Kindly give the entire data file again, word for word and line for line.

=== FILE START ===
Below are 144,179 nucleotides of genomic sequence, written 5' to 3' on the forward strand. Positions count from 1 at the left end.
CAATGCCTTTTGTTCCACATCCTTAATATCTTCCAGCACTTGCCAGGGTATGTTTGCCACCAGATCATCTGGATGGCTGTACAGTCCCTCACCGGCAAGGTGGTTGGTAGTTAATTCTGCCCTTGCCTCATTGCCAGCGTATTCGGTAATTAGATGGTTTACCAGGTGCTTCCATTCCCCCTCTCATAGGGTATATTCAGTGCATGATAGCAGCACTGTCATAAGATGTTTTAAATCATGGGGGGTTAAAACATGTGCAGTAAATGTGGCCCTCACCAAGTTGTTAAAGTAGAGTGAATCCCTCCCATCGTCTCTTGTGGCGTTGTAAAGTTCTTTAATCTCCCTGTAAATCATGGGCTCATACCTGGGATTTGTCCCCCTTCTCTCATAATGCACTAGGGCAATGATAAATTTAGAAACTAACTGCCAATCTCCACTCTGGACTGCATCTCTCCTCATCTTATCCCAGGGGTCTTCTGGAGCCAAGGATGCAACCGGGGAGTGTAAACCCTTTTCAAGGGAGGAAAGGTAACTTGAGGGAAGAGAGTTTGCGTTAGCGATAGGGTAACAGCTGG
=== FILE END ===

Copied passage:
Below are 144,179 nucleotides of genomic sequence, written 5' to 3' on the forward strand. Positions count from 1 at the left end.
CAATGCCTTTTGTTCCACATCCTTAATATCTTCCAGCACTTGCCAGGGTATGTTTGCCACCAGATCATCTGGATGGCTGTACAGTCCCTCACCGGCAAGGTGGTTGGTAGTTAATTCTGCCCTTGCCTCATTGCCAGCGTATTCGGTAATTAGATGGTTTACCAGGTGCTTCCATTCCCCCTCTCATAGGGTATATTCAGTGCATGATAGCAGCACTGTCATAAGATGTTTTAAATCATGGGGGGTTAAAACATGTGCAGTAAATGTGGCCCTCACCAAGTTGTTAAAGTAGAGTGAATCCCTCCCATCGTCTCTTGTGGCGTTGTAAAGTTCTTTAATCTCCCTGTAAATCATGGGCTCATACCTGGGATTTGTCCCCCTTCTCTCATAATGCACTAGGGCAATGATAAATTTAGAAACTAACTGCCAATCTCCACTCTGGACTGCATCTCTCCTCATCTTATCCCAGGGGTCTTCTGGAGCCAAGGATGCAACCGGGGAGTGTAAACCCTTTTCAAGGGAGGAAAGGTAACTTGAGGGAAGAGAGTTTGCGTTAGCGATAGGGTAACAGCTGG